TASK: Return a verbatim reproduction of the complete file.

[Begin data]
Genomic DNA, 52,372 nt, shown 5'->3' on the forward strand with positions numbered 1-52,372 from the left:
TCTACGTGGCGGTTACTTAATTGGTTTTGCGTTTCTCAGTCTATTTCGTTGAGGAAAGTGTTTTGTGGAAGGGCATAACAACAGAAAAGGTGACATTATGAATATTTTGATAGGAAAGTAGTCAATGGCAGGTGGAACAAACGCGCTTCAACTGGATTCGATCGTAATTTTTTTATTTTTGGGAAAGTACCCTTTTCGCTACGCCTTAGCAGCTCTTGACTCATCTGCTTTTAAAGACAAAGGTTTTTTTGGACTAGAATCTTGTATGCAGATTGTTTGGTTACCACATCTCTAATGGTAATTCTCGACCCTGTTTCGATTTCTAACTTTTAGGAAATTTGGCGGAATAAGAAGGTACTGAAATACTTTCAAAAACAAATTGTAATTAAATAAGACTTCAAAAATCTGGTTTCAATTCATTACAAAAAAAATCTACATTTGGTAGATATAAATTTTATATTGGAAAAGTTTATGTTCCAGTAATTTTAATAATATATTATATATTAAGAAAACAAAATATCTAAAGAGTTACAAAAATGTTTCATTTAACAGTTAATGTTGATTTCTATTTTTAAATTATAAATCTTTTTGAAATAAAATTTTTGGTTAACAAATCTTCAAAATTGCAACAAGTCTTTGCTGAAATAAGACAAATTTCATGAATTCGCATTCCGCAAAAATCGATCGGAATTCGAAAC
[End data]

Genomic DNA, 52,372 nt, shown 5'->3' on the forward strand with positions numbered 1-52,372 from the left:
TCTACGTGGCGGTTACTTAATTGGTTTTGCGTTTCTCAGTCTATTTCGTTGAGGAAAGTGTTTTGTGGAAGGGCATAACAACAGAAAAGGTGACATTATGAATATTTTGATAGGAAAGTAGTCAATGGCAGGTGGAACAAACGCGCTTCAACTGGATTCGATCGTAATTTTTTTATTTTTGGGAAAGTACCCTTTTCGCTACGCCTTAGCAGCTCTTGACTCATCTGCTTTTAAAGACAAAGGTTTTTTTGGACTAGAATCTTGTATGCAGATTGTTTGGTTACCACATCTCTAATGGTAATTCTCGACCCTGTTTCGATTTCTAACTTTTAGGAAATTTGGCGGAATAAGAAGGTACTGAAATACTTTCAAAAACAAATTGTAATTAAATAAGACTTCAAAAATCTGGTTTCAATTCATTACAAAAAAAATCTACATTTGGTAGATATAAATTTTATATTGGAAAAGTTTATGTTCCAGTAATTTTAATAATATATTATATATTAAGAAAACAAAATATCTAAAGAGTTACAAAAATGTTTCATTTAACAGTTAATGTTGATTTCTATTTTTAAATTATAAATCTTTTTGAAATAAAATTTTTGGTTAACAAATCTTCAAAATTGCAACAAGTCTTTGCTGAAATAAGACAAATTTCATGAATTCGCATTCCGCAAAAATCGATCGGAATTCGAAAC